Latino adolescents' perceived discrimination in online and offline settings: An examination of cultural risk and protective factors

Adriana J. Umaña-Taylor, Brendesha M. Tynes, Russell B. Toomey, David R. Williams, Kimberly J. Mitchell

Research output: Contribution to journalArticle

51 Scopus citations

Abstract

Guided by a risk and resilience framework, the current study examined the associations between Latino adolescents' (n = 219; Mage = 14.35; SD = 1.75) perceptions of ethnic discrimination in multiple settings (e.g., online, school) and several domains of adjustment (e.g., mental health, academic), and tested whether developmentally salient cultural assets (i.e., ethnic identity) directly promoted youth adjustment or moderated the negative impact of discrimination on adjustment. Each of the 3 ethnic identity components (i.e., exploration, resolution, affirmation) demonstrated evidence of promoting positive outcomes among Latino youth; furthermore, there was some evidence that the promotive effects of affirmation and resolution were significantly stronger for older versus younger adolescents. In addition, with the exception of experiences with discrimination from adults outside of the school setting, there was evidence of ethnic identity interacting with each type of discrimination to predict Latino adolescents' self-esteem, depressive symptoms, and externalizing problems. Findings suggest directions for future research and identify potential targets for intervention that may prove fruitful in programming efforts with Latino adolescents.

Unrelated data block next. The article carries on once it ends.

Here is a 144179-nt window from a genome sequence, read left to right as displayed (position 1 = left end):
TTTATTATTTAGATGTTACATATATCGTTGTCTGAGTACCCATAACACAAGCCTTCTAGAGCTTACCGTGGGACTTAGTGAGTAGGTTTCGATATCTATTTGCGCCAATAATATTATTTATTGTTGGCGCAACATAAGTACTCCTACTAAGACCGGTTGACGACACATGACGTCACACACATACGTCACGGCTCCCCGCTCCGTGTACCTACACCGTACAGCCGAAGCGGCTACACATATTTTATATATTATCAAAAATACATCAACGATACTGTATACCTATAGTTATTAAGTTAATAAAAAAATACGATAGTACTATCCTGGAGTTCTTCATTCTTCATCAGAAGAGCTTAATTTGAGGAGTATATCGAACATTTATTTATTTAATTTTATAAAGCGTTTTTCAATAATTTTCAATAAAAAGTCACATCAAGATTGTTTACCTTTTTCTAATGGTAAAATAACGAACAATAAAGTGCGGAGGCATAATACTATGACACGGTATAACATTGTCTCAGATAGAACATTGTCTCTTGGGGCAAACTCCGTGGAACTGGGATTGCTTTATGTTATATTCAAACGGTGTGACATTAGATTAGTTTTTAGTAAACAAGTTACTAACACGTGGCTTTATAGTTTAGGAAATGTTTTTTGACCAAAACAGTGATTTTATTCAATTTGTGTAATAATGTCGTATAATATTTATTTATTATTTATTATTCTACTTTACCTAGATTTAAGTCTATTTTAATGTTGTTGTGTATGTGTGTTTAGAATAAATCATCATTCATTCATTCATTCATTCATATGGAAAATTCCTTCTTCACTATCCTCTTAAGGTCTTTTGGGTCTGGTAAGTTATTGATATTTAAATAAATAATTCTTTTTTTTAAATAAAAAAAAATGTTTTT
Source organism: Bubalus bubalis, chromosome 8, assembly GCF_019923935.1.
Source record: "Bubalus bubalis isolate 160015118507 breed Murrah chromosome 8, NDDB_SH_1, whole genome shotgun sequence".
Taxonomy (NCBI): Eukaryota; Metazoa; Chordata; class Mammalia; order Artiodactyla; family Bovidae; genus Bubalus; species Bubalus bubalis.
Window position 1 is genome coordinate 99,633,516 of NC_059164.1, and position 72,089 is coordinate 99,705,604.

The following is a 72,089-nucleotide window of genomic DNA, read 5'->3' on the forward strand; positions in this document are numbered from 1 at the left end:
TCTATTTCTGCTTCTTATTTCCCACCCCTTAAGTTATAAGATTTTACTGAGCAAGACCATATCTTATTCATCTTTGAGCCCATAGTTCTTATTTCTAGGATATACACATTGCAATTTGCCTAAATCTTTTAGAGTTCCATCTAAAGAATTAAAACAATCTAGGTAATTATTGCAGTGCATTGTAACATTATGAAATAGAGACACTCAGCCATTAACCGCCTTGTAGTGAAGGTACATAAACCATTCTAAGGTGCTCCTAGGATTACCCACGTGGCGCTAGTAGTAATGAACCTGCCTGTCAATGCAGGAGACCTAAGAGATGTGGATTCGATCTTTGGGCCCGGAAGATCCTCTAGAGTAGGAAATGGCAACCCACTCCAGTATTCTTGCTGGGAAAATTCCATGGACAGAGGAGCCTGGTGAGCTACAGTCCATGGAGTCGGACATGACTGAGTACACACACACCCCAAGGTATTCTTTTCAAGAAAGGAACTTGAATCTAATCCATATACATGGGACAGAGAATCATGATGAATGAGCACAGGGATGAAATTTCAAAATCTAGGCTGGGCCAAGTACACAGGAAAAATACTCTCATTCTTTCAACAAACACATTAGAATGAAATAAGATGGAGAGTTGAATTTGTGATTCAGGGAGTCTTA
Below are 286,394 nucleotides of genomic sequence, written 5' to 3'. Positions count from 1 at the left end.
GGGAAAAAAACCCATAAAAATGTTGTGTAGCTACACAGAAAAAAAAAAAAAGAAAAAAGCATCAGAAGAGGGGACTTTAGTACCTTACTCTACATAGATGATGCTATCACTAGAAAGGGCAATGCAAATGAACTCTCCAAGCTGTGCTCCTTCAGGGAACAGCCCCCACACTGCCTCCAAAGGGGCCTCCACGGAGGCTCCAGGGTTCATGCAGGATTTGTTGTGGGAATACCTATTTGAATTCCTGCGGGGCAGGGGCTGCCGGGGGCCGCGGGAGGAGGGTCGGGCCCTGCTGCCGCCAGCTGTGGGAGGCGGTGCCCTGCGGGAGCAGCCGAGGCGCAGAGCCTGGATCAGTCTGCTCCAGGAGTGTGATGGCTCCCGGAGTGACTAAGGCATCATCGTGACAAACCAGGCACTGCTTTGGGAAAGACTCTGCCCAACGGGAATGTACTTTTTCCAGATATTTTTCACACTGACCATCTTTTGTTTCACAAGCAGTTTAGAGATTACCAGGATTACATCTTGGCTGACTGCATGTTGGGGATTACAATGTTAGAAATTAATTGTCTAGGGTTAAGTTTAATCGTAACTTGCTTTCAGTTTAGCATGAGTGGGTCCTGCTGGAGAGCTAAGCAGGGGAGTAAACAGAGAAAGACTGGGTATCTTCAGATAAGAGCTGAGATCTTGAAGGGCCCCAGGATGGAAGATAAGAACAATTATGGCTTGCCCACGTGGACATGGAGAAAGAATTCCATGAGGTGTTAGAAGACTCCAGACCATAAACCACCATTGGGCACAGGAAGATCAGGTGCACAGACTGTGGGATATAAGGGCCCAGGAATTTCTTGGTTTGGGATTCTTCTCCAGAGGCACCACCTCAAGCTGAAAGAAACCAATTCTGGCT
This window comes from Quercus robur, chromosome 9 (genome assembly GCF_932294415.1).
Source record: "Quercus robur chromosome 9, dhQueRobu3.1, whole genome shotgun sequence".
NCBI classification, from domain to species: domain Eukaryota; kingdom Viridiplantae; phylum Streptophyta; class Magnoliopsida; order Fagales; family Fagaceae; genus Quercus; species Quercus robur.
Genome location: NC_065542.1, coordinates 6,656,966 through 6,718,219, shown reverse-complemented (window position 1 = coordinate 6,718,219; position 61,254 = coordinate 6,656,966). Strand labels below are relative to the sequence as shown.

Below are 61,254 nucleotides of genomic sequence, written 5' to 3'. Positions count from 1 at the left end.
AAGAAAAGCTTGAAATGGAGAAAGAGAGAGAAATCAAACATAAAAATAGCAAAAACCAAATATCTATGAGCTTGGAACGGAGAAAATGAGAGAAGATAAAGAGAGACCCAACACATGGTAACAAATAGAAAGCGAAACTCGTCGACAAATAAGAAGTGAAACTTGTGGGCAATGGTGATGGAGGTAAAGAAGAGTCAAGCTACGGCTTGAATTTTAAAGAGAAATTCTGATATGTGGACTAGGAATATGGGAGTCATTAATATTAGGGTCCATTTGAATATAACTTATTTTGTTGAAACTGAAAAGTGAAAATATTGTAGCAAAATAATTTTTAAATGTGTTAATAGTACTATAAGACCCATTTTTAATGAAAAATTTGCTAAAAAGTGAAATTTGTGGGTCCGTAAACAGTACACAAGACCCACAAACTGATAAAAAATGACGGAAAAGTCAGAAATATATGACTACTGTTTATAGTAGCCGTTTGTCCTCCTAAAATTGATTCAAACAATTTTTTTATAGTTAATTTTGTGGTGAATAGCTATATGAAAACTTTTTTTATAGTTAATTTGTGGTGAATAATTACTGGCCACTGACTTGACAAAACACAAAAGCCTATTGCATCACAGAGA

Original languageEnglish (US)
Pages (from-to)87-100
Number of pages14
JournalDevelopmental psychology
Volume51
Issue number1
DOIs
StatePublished - 2015

Keywords

  • Discrimination
  • Ethnic identity
  • Racial identity
  • Resilience
  • Risk

ASJC Scopus subject areas

  • Demography
  • Developmental and Educational Psychology
  • Life-span and Life-course Studies

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